All of that is a lot better than doing the same for 2%, or $20,000 per year, or $200,000 in total over the years.

And door #2?

Now, let’s say you did the same thing with a dividend growth portfolio with a starting yield of 4.1%.  First, the negatives: You are not guaranteed your $1 million back in ten years, but rather are subject to market value.  More on that later, but for the risk-averse, that may seem like a negative relative to the return-of-principal par value of the bond.  But let’s look at the income.  In both cases, you receive $41,000 in year one (though even intra-year of year one, there is the likelihood of dividend income growth, but we’ll pretend there isn’t).  But let’s say that income grows at 6% per year …  “Fixed income” is the description we use for the bond market (it’s a tautology); “dividend growth” is the description we use for this equity orientation (stop me if I am going too fast).  6% is on the lower end of what we target in annualized dividend growth across a portfolio, but I want to use conservative projections.

So in your second year, the income goes to $43,460 (6% higher than year one’s $41,000).  But then year three goes to over $46,000, and year four to $48,760, and year five to $51,685, and year six to $54,786, and year seven to just over $58,000, and year eight to $61,558, and year nine to $65,252, and year ten to just over $69,000.

Comparing the two

Now go back to year ten of the bond portfolio – $41,000, same as year one, $41,000.   So in the final year, the income is up +68% in the dividend growth scenario versus the bond scenario.  That sounds like a lot.  But do it over the entire ten-year period, and the income delta: $410,000 for the bond investor versus $540,000 over ten years for the dividend growth investor, a +32% premium in income for the whole ten-year period.

So that seems open and shut to me – the ten-year bond has a place in a client portfolio as a “boring bond” – a risk mitigator – a component of the asset allocation – but a “fixed” 4% can’t compare to the dividend-growth portfolio starting at 4%.  Right?  But wait, there’s more.

The income of the 10-year Treasury is federally taxed as ordinary income (same for CD’s and other corporate bonds); the dividends are taxed federally at 15-20%, max, depending on the bracket.  So there’s that.  But we’ll leave taxes out of this from here and re-visit that issue of asset pricing.

What is the value of capital on a “fixed income” bond instrument?  Par value – $1 million in, $1 million out.  Not bad – you got your money back.

What is the value of capital on a portfolio of dividend-growing stocks that have grown their income in aggregate by 6% per year?  Well, perhaps it is in the range of historical averages and is somewhere around high single digits per year.  Perhaps it has big down years and big up years, and averages something more muted, like 5% per year.  Either way, an underlying asset growing its cash flow organically each year is increasing its value by some degree.  Maybe you assume a compound annual growth rate (CAGR) of just 4% … then your $1 million is worth almost $1.5 million.  Maybe you use the same 6% that we are talking about the income growing … Then the value is a tad shy of $1.8 million.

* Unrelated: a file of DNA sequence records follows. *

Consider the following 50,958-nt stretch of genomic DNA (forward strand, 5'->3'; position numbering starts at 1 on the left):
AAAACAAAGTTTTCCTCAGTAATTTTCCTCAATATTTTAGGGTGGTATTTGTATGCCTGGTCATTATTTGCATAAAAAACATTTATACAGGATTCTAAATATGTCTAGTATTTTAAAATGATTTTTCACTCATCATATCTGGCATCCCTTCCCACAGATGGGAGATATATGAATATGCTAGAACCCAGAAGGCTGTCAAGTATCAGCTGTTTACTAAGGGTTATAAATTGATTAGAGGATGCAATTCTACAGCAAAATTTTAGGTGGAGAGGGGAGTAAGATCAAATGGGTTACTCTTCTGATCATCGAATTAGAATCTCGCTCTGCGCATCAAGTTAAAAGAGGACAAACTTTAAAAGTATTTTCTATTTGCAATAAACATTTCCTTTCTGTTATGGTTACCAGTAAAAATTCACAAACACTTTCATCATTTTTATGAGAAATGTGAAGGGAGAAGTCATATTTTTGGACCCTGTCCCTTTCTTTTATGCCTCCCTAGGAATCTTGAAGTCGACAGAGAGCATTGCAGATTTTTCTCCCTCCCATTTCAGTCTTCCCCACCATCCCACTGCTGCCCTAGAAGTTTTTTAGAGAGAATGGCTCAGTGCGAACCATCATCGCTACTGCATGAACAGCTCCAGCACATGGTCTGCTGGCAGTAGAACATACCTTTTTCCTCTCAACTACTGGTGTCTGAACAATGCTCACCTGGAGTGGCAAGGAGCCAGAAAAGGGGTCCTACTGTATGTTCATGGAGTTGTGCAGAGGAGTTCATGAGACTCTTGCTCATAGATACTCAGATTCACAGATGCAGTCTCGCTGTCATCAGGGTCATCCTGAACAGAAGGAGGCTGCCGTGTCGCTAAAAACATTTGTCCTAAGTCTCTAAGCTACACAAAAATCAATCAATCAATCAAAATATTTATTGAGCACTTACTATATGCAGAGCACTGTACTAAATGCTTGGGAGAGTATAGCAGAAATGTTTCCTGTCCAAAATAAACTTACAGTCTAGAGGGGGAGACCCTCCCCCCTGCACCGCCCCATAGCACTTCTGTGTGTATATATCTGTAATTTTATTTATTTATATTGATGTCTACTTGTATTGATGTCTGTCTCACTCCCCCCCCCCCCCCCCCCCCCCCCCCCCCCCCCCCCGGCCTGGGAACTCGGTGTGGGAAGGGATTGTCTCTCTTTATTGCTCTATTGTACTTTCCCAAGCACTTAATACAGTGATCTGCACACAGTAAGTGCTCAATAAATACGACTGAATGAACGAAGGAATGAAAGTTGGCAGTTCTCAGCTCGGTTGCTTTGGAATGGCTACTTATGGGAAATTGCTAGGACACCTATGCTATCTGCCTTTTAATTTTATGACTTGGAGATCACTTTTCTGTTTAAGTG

Now, run all these numbers again if the dividend growth was 7%, or 8%, or 9%  per year (I speak from experience).  It begins to get unreal on your paper or calculator.

Do you see my point?  Two instruments that start at the same value ($1 million), the same yield (4.1%), and the same first-year income ($410,000) end somewhere around $750,000 apart – about 75% ($130k of more income combined with 500-800k of more value, so I split the baby and called the total $750k).

And I consider all of these inputs historically and economically conservative, across the board.

But there’s no free lunch!

This seems so obvious, right?  But it isn’t.  Why would one turn down that kind of premium return for the bond option versus the dividend growth stock option?  Volatility, for one.  Stocks go up and down in price, period.  I can’t make it untrue, and when we can hide day-to-day mark-to-market pricing with private equity, we lose that income generation and growth (and liquidity).  So visibility of mark-to-market bothers people.

Would you pay $750,000 for this?  Well, I guess the answer to that question tells you what to do with your next $1 million, doesn’t it?

Other Observations

Of course, the bond portfolio will have volatility, too (in case you haven’t noticed).  Bonds go up and down as well, and over a ten-year period, there will be various events that cause both ups and downs.  But the counter-arguments to the bond volatility point are good ones (1) Bond vol should be less than stock vol (this year is a very rare occurrence with bond price volatility), and (2) Even with up and down volatility, bond investors do know along the way that they have par value waiting for them at maturity.  Fair enough.

Would you pay $750,000 for this?  Well, I guess the answer to that question tells you what to do with your next $1 million, doesn’t it?

But there is another big problem with this hypothetical scenario: What will interest rates be at the end of the ten years?  For ten of the last ten years, the answer has been: “something lower than 4%.”  One is, at best, taking a very big risk that they will be investing themselves into an assured pay cut, perhaps as much as 50%, in ten years.  Not good.